The area that I’m staying in is absolutely amazing, and I’ve been able to fully immerse myself in the city. It’s called the Dashilan District and I’m happy to report that I got approval from my tour guide about my choice of location, as he said it’s “not touristy at all. Very Chinese culture.” I could spend hours strolling around the streets surrounding my hostel, and in fact have done just so. Below are some helpers to help you picture the quaint neighborhood I’m staying in, including pictures of Qianmen street, a famous pedestrian street in Beijing.
The first thing on my agenda for Thursday was a lunch meeting with an American lawyer. He had played professional basketball in Hong Kong for 10 years, and is the author of a number of interesting articles about sports in China that were luckily forwarded along to me. He happened to be one of the first of many cold emails I’ve sent out for this project, since I had a feeling that his perspective could be very valuable to my interests, a feeling which turned out to be accurate. We talked about a wide variety of topics, including the difference between playing in China and in the US, the current administration’s involvement in sports, and the optimistic future of basketball in the country. We also discussed the wealth that flows around the sports market amongst Chinese businessmen, the latter having very little training in sports management. This conversation eventually led us to the topic of my future career goals. While I’m still unsure of the professional route I will take, this trip has opened my eyes to the world of international relations in sports, or rather how easily the two can be combined, and it’s a path that I might interested in pursuing. My next meeting will be Monday with the CEO of NBA China, so I get to take in as much of Beijing as I can until then!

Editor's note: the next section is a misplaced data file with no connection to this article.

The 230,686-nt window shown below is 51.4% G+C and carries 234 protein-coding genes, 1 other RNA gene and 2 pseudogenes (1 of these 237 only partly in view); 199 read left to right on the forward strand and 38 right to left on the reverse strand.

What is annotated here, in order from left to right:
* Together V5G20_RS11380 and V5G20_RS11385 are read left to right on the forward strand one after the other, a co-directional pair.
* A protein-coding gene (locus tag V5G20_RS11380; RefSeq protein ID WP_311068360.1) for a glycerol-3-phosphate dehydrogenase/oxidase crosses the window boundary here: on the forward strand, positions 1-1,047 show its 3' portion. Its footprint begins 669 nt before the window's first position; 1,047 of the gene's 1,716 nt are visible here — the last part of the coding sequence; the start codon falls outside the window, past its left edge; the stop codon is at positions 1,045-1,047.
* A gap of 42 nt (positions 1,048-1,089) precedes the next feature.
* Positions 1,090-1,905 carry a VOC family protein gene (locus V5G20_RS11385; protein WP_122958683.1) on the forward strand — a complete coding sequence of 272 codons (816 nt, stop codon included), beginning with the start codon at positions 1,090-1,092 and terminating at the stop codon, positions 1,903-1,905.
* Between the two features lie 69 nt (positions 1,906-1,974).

So far, I’ve zigzagged in the streets of Nanluoguxiang, climbed up the steep steps of the Drum Tower, admired the view on Coal Hill, as well as did a guided tour of Tiananmen Square, the Forbidden City, the Temple of Heaven, and the Summer Palace. I would argue that my past 48 hours have been very eventful and exciting. On my tour today, people couldn’t believe that I was traveling alone at 21 years old, but I reassured them (like I’m currently reassuring my parents) that I’ve constantly felt safe, and that I’ve met plenty of extremely interesting people along the way. In fact, I will be having a Peking Duck dinner on Tuesday with two American teachers who were on my tour today – they spent the past school year teaching in Guangzhou, China. I’ll admit that my ears perk up whenever I hear some English or French being spoken around me, which isn’t very often at all, but I’d say that I’ve made the most of this time alone. I’ll be heading home in 4 days, so I certainly don’t have time to feel lonely! I have a lot on my agenda for the next few days, including basking in this nearly 40-degree Celsius weather (for Americans: 40 degrees is very, very hot).
PS. Xiaoshu, the title of this post, means “Lesser Heat,” which apparently refers to the current period of the year. If this is lesser heat, I can only imagine what comes next.